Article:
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Editor's Blog

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20140713

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Editor's Blog






In a new for 2014 series, Matt gives us his thoughts on motorsport and sim racing.

Let’s start this time with a question.
What constitutes too much contact in motorsport?
Our sport is replete with examples of categories that indulge in a wee bit of door rubbing. In some cases, this is actively encouraged. NASCAR has bump drafting for example and stock cars are positively boring without it. How about touring cars though?

Back in the Super Touring days there was always a good amount of ‘leaning’ on your fellow competitors. The likes of Soper, Cleland, Hoy et al all did it a little bit. They shrugged it off and carried on to the next weekend where they did it some more. It was part of the drama, part of the ‘show’ and in some cases (Soper v Cleland) it became part of the folklore of the championship.
In the modern era though, the emphasis has shifted from rampant panel bashing to a more restrained version of ‘close racing’ as far as the organisers are concerned. There are some modern day touring car drivers who hold on to the Super Touring era style of driving and to an extent that too, has become a part of touring car folklore.

This works for the series because the public love to see heroes and villains, they love to see a bit of paint swapping and cars occasionally sideways (particularly if it involves Plato and Neal) but is this actually good for the sport and the young drivers it hopes to inspire?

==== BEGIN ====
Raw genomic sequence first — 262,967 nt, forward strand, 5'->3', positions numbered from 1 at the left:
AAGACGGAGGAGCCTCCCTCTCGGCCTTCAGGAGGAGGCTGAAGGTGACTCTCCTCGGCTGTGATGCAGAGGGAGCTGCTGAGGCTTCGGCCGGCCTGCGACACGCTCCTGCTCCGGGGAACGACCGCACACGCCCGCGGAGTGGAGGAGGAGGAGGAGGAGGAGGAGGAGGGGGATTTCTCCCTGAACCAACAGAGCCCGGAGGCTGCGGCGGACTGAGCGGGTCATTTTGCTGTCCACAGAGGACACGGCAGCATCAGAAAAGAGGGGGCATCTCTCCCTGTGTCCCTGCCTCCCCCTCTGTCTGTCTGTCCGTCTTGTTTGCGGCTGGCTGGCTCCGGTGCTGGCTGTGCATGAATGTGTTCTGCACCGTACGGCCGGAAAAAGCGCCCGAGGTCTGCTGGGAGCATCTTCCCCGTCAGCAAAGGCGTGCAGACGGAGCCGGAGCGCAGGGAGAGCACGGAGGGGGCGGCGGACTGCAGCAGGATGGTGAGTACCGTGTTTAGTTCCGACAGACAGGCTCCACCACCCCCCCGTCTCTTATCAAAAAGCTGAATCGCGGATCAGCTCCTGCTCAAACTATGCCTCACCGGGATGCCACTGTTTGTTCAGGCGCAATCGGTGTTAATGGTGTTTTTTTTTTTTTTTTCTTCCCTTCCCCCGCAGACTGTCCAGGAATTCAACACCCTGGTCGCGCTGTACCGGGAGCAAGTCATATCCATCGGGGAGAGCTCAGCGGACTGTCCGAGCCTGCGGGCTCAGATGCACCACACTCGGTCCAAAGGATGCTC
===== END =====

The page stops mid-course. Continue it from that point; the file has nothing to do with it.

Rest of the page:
Young drivers do, obviously, have minds of their own and I’d hope they’d be able to make informed judgement calls on what was acceptable and what wasn’t. Perhaps a more harmless development was the sudden growth in track limit misuse. I noticed this most clearly at Silverstone a few years ago when the BTCC guys suddenly decided that the extensive tarmac run off area at Copse was deeply inviting and proceeded to use it in every session. Before long, all the junior categories began doing the same to the point that in one of the Clio races not one driver used the actual track for at least three laps. Why? While there may be many other excuses raised I can’t help but think that the actions of the ‘higher’ series influenced the decisions of the younger drivers.

Ok so what about GT racing? No contact there right? I watched the opening round of the Blancpain Endurance Series from Monza and was, frankly, shocked at what I saw. No less than three cars set upon the rear end of the then, new Bentley driven at the time by Andy Meyrick. While we can joke about the sheer size of the thing and how it must be incredibly difficult driving a stately home around at high speed, no one could ignore the near constant contact that was being dished out by two Ferraris and a McLaren at various points around the circuit. Why? There was some really, impossibly bad driving that Sunday.